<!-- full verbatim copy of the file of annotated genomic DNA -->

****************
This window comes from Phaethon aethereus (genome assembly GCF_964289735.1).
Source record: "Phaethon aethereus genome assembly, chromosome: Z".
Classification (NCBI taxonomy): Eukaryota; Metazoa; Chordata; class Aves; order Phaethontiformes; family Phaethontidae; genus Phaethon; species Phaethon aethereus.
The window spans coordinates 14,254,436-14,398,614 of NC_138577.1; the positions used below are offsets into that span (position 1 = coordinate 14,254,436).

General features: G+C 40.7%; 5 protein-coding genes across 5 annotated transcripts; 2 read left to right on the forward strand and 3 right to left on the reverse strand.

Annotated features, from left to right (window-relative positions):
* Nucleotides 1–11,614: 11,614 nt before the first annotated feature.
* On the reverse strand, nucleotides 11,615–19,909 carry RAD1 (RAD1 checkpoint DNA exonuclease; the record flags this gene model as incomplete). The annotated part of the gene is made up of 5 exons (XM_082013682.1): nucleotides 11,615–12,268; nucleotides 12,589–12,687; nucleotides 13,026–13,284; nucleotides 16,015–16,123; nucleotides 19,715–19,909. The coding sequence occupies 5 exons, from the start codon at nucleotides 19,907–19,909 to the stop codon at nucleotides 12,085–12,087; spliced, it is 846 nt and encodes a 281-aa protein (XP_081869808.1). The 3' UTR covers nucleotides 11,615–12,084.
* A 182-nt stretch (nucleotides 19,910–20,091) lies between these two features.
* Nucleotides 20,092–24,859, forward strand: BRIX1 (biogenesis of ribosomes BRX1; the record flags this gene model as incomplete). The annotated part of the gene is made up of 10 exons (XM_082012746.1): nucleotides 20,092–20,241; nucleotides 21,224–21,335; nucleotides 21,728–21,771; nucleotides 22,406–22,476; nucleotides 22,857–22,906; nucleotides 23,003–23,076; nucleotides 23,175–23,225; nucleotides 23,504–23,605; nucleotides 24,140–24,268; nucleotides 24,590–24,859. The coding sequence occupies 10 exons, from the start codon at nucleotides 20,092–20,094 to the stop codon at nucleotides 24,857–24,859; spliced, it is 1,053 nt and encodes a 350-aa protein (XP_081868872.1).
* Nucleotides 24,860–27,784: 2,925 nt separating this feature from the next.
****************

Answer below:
This window comes from Phaethon aethereus (genome assembly GCF_964289735.1).
Source record: "Phaethon aethereus genome assembly, chromosome: Z".
Classification (NCBI taxonomy): Eukaryota; Metazoa; Chordata; class Aves; order Phaethontiformes; family Phaethontidae; genus Phaethon; species Phaethon aethereus.
The window spans coordinates 14,254,436-14,398,614 of NC_138577.1; the positions used below are offsets into that span (position 1 = coordinate 14,254,436).

General features: G+C 40.7%; 5 protein-coding genes across 5 annotated transcripts; 2 read left to right on the forward strand and 3 right to left on the reverse strand.

Annotated features, from left to right (window-relative positions):
* Nucleotides 1–11,614: 11,614 nt before the first annotated feature.
* On the reverse strand, nucleotides 11,615–19,909 carry RAD1 (RAD1 checkpoint DNA exonuclease; the record flags this gene model as incomplete). The annotated part of the gene is made up of 5 exons (XM_082013682.1): nucleotides 11,615–12,268; nucleotides 12,589–12,687; nucleotides 13,026–13,284; nucleotides 16,015–16,123; nucleotides 19,715–19,909. The coding sequence occupies 5 exons, from the start codon at nucleotides 19,907–19,909 to the stop codon at nucleotides 12,085–12,087; spliced, it is 846 nt and encodes a 281-aa protein (XP_081869808.1). The 3' UTR covers nucleotides 11,615–12,084.
* A 182-nt stretch (nucleotides 19,910–20,091) lies between these two features.
* Nucleotides 20,092–24,859, forward strand: BRIX1 (biogenesis of ribosomes BRX1; the record flags this gene model as incomplete). The annotated part of the gene is made up of 10 exons (XM_082012746.1): nucleotides 20,092–20,241; nucleotides 21,224–21,335; nucleotides 21,728–21,771; nucleotides 22,406–22,476; nucleotides 22,857–22,906; nucleotides 23,003–23,076; nucleotides 23,175–23,225; nucleotides 23,504–23,605; nucleotides 24,140–24,268; nucleotides 24,590–24,859. The coding sequence occupies 10 exons, from the start codon at nucleotides 20,092–20,094 to the stop codon at nucleotides 24,857–24,859; spliced, it is 1,053 nt and encodes a 350-aa protein (XP_081868872.1).
* Nucleotides 24,860–27,784: 2,925 nt separating this feature from the next.